What initially began as the semiconductor chip shortage soon blossomed into a fully blown supply chain crisis for the automotive industry as a whole, with Ford facing everything from trouble getting door handles for vehicles to a tight labor market. Ford CEO Jim Farley has previously stated that he doesn’t seen these issues going away completely anytime soon, though most – including the chip shortage – have improved significantly in recent months. Regardless, new Ford deliveries may soon be impacted by yet another issue – a rail car shortage, according to the Detroit Free Press.
This growing problem is already affecting multiple industries, including food and grain shipments, as well as the automotive business, as approximately 70,000 new vehicles are currently “stranded” and unable to make the trip from assembly plants to dealers. This is affecting Ford rival General Motors in a big way, as that automaker reportedly has thousands of finished Silverado and Sierra pickups parked in the Fort Wayne, Indiana area with no rail cars available to ship them to dealers.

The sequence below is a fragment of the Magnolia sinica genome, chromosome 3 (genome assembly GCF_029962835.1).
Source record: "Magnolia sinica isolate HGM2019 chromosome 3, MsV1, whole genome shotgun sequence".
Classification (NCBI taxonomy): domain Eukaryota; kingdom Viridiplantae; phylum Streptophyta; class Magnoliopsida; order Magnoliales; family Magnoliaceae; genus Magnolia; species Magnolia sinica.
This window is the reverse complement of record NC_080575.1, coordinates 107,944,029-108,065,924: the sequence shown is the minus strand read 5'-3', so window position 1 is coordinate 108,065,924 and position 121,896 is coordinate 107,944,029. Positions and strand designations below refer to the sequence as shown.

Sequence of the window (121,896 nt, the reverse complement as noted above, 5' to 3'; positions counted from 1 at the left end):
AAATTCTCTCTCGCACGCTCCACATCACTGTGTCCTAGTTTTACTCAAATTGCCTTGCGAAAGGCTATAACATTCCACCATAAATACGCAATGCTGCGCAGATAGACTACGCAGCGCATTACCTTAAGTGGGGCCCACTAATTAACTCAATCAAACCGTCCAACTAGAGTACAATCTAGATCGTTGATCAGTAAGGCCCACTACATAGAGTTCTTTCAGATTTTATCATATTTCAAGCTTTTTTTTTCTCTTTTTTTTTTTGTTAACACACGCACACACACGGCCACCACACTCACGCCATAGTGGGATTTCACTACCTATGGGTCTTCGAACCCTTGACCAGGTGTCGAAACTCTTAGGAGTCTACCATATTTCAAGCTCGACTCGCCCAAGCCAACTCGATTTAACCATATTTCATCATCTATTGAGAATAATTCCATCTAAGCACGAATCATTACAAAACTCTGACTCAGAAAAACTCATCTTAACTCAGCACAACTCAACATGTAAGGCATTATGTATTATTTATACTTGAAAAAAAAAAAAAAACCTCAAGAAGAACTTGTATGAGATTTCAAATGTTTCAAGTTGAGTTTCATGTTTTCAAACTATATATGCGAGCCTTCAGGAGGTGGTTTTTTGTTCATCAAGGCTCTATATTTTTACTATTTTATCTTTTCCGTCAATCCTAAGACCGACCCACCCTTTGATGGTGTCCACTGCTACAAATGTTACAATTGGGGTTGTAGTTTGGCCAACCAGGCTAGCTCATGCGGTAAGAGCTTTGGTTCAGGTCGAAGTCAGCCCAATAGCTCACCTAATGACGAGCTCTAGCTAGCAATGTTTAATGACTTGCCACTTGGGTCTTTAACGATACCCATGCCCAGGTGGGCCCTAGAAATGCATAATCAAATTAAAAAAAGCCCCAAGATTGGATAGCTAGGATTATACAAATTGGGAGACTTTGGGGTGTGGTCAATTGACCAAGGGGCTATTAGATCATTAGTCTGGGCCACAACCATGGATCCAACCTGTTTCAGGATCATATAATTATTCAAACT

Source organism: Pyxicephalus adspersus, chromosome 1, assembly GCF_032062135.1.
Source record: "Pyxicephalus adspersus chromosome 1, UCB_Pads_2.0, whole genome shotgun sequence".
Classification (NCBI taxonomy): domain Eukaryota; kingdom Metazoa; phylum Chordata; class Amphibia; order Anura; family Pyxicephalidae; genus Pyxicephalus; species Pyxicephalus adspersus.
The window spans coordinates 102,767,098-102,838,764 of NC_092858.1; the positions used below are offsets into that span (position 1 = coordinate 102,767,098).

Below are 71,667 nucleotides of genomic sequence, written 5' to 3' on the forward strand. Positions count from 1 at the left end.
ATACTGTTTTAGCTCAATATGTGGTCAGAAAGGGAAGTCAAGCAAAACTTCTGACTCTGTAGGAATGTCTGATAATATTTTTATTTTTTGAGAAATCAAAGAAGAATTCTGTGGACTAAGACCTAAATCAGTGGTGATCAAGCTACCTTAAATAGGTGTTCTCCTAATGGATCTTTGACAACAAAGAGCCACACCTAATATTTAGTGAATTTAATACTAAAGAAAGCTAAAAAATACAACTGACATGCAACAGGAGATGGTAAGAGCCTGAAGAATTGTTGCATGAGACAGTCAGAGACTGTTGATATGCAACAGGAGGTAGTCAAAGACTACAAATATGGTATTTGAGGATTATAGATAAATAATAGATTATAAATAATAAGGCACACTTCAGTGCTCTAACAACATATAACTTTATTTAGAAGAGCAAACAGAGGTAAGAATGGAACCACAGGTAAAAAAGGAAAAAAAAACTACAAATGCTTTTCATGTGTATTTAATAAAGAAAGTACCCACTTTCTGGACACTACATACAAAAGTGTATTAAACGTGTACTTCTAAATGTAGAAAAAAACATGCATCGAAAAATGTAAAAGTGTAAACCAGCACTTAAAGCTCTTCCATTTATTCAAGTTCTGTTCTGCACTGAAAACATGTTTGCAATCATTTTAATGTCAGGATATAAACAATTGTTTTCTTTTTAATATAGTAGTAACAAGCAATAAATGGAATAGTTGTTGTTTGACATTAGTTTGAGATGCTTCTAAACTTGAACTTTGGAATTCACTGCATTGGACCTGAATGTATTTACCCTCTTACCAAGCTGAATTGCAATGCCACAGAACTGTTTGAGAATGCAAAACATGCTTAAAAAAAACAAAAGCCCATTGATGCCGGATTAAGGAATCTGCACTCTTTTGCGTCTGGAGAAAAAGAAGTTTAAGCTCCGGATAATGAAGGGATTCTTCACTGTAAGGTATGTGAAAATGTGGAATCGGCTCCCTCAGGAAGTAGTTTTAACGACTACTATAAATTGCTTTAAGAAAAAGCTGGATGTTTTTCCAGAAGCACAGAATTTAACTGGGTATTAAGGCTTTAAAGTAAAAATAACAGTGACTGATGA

Meanwhile, the Alliance for Automotive Innovation – which Ford is a member of – has asked the government to step in and help mitigate this looming issue. “For the auto industry, the nationwide freight rail shortage is a major problem,” said John Bozzella, CEO of the lobby group. “What to do about it? Because these serial disruptions have the potential to impact the broader economy, we’re asking the Surface Transportation Board to intervene and make sure the country has a fully functioning freight rail system.”
In the meantime, automakers have reportedly reduced their production schedules by at least 50,000 vehicles, which could have a big impact on not only new Ford deliveries to dealers and customers, but also the economy in general. “The trickle-down effect of this reduced production on suppliers and employees is significant,” said Surface Transportation Board Chairman Martin Oberman. “The direct impact to U.S.-based suppliers exceeds $350 million. If the direct impact is $350 million to these suppliers, then given the typical multiplier of 11 to 1, the impact on the U.S. economy could easily exceed $3.75 billion.”